Not being a challenge we have ever under-taken (or can imagine doing!), we asked him to tell us about it:

The main goals I had worked out with Mark for 2014 were to race a sub 3 hour marathon which I achieved at Brighton (2.58) and to achieve a respectable time (10 – 11 hours) at Ironman Austria; I achieved 10:50 which was pleasing given conditions on the day.

However at the back of my mind I wanted to raise funds for charity, particularly The Brain Tumour Charity having lost my sister Eleanor to one.

Earlier in the year I started toying with the idea of running 10 marathons in 10 weeks which I felt would be a big enough challenge to make it to make it a worthwhile fundraiser.

The hard part initially was finding 10 marathons on 10 consecutive weekends; the itinerary became a combination of different sized events ranging from road, trail to cross-country from West Yorkshire to Dorset!

Starting on August 17th, my first marathon was Cheddar Gorge which I ran with a friend, Barry from my running club and involved a ridiculously steep climb to get to race registration complete with mountain goats!

Described as having ‘lung aching ascents’ the race was relatively low key but absolutely stunning scenery even if the route did measure in excess of 27miles.

The fact that only 2 runners recorded a sub 4 hour time should give you an indication of what the course was like. I ran the Thames Meander ) a week later on my own. A very well organised event but the romantic notion of a run in the sun along the banks of the Thames quickly became a dull repetitive footpath with any views blocked by trees and bushes for most of the route. A fast route though as it was pancake flat but probably not one I’d bother with again.

Number 3 saw me head up north to Halifax to take part in the augural Halifax Marathon which was not the best organised with fairly lacklustre marshalling. A tough two loop course, the first half of each saw several cobbled hills and dirt trails that I think even the Hovis boy would have baulked at.

Marathon number 4 was my first ‘local’ run at Wolverhampton This was the second year I had taken part in the event and ran with 2 running club friends, Ian and Tim, for the duration. The course was two loops around Wolverhampton- that’s pretty much all I can say!

The following week was another race fairly close to home and another inaugural event, the Chesterfield and Derbyshire Marathon ). This was the first closed road event I had run and was ably supported by a fellow club runner and Ironman Steve. A tough one lap but a superbly run event with hot showers and massage at the end!

Half way!

Another trip back down south on my own for number 6, the Farnham Pilgrim , a multi-terrain route along the scenic and ancient Pilgrims Way/North Downs Way. One I’d definitely go back to.

Number 7 was my first big city marathon of the ten in Nottingham and once again I ran with Ian.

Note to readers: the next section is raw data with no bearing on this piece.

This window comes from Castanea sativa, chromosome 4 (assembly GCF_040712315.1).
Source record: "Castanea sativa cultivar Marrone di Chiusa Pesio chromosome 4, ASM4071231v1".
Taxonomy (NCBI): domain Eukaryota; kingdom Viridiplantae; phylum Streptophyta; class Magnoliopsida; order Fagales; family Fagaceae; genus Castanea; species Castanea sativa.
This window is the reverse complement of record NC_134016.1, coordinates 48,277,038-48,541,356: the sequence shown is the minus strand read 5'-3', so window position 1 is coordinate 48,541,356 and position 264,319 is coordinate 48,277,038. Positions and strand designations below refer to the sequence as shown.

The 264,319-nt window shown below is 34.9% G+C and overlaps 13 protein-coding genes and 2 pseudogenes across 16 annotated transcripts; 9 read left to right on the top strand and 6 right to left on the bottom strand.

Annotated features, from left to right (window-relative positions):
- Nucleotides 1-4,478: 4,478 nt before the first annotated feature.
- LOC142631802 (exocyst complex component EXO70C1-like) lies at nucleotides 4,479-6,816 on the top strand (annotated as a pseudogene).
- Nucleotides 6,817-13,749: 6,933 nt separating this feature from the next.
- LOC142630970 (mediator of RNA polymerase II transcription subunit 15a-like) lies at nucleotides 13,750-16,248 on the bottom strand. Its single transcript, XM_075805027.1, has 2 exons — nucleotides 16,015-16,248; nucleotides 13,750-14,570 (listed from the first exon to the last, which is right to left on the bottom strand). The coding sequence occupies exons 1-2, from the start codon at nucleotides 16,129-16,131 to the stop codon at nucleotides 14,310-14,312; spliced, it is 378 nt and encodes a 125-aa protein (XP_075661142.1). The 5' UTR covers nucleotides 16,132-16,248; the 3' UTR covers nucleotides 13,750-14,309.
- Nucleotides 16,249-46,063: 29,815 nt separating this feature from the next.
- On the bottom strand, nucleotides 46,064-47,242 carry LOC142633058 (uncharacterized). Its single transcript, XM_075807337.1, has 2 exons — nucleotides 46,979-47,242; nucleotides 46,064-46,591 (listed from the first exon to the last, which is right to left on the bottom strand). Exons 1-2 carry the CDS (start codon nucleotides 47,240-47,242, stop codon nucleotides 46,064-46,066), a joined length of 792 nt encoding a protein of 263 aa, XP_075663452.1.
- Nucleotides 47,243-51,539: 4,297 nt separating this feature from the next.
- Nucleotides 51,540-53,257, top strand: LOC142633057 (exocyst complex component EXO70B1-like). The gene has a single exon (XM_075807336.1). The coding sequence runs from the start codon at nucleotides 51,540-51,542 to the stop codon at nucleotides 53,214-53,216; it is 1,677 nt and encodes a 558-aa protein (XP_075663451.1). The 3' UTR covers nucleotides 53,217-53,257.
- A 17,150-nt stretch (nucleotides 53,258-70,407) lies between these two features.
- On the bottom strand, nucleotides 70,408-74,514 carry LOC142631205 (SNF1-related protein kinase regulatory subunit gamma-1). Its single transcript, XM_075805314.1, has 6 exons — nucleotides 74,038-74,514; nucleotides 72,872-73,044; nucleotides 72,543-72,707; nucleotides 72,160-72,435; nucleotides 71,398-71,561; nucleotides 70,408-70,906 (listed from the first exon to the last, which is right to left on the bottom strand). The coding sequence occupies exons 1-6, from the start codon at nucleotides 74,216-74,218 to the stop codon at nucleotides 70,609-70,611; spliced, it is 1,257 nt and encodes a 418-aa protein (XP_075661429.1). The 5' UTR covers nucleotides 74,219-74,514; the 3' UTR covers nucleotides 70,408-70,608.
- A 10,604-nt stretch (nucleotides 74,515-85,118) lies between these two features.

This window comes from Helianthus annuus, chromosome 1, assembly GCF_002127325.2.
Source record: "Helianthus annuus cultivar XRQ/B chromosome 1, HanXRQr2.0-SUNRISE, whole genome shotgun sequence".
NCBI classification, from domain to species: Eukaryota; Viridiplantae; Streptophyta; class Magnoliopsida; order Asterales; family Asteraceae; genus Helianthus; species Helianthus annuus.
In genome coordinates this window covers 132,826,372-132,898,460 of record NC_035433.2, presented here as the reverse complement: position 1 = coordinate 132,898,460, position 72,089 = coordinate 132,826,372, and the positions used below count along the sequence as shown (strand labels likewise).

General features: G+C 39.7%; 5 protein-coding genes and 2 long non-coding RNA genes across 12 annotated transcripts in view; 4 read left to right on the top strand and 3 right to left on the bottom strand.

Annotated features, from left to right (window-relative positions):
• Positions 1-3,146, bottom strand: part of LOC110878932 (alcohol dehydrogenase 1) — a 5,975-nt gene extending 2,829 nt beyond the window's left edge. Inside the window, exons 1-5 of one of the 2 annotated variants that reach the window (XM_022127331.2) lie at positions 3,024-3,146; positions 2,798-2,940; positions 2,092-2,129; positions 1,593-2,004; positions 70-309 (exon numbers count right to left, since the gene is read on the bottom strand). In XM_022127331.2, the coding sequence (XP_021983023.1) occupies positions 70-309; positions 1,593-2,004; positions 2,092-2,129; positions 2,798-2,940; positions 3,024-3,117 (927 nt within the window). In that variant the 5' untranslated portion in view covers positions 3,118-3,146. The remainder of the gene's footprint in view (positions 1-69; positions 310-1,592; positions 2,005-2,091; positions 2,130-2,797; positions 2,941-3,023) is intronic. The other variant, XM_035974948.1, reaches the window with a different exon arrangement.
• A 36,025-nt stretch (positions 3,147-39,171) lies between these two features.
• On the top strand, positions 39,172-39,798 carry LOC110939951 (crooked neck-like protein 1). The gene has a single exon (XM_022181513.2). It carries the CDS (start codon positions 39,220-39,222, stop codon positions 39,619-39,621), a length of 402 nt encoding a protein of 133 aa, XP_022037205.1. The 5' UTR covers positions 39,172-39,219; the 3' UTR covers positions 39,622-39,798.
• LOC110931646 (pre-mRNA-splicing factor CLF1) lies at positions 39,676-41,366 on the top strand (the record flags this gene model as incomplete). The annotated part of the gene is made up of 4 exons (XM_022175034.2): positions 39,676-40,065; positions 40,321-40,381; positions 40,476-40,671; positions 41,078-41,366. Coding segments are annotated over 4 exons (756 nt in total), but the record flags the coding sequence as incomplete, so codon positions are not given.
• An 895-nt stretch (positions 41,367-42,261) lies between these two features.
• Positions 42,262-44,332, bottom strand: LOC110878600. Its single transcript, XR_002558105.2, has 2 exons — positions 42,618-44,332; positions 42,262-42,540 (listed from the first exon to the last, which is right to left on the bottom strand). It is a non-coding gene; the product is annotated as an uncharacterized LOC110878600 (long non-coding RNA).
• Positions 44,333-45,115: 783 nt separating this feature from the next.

Of the ten this was one that I was especially looking forward to, as it was the first marathon I ever ran. A red hot day, fast course and fantastic crowd support.

Number 8 was another large marathon at Bournemouth which had fantastic crowd support and a great route. Only thing that was confusing was the half and full marathons were run at the same time but using different starting points so the mile markers were all out of sync and you ending up running across the finish line at 17.6 miles in and then again at the end!

Looking back the penultimate marathon at the Forest of Dean was one I was initially not particularly looking forward to as it involved 8 laps of the same trail but a large number of my running club came down to support and run with me so it turned into one the most memorable for the right reasons.

The organisers let them run as many loops as they wanted and not consecutively so I was lucky enough to complete the last lap with everyone together.

My final race on October 19th was Abingdon Marathon in Oxfordshire. My legs still felt quite strong so my race strategy was to start comfortably and run each descending 5km quicker than the last, which I managed. It was quite emotional running into the stadium and finishing the lap but quite a relief that they were over as well.

Trying to fit in my other training and rest my feet as much as possible was difficult and working with Mark at ITT without a shadow of a doubt made it possible and I think was the major factor in not getting injured.

Another key I think was having bi-weekly physio appointments for a once over. As far as the running was concerned, it was enjoyable running mid-pack and ending strongly, and I think I now have my nutrition and hydration strategy pretty well sussed. Looking back now the accumulation of the runs probably took more out of me when I ended that I had realised as it was only towards the end of November that I started feeling fresh again.

I also somehow managed to put on 8lbs from the start of the marathons to the end as I don’t think I stopped feeling hungry for 21/2 months!

I also was lucky with the weather as it didn’t rain once (although flying to Lanzarote a month ago and having the marathon cancelled there because of freak storms was obviously karma). Although I didn’t have a specific target in mind, I was aiming to raise at least £1,000 through sponsorship.

I paid for accommodation and entry into all the events myself so all monies raised could go directly to charity and I’m really pleased to say that I raised over £2,200 by the time my justgiving page had closed.

As ever, nothing I do is possible without the support of my wife Amy.

That's all for this issue - a slightly longer one than normal.

Next time we'll get back to including a training tip or training session for you to try.

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If you like this e-zine, please forward it to fellow triathletes who you think might be interested. If a friend did forward this to you and if you like what you read, please subscribe by visiting this page. By doing so you'll also receive a copy of our free triathlon training planner.

Comments? Ideas? Feedback? We’d love to hear from you. Please contact us.

See you next time!

Rhona & Mark

© 2015, Intelligent Triathlon Training, published by Rhona Pearce. Reproduction of any material from this newsletter without written permission is prohibited.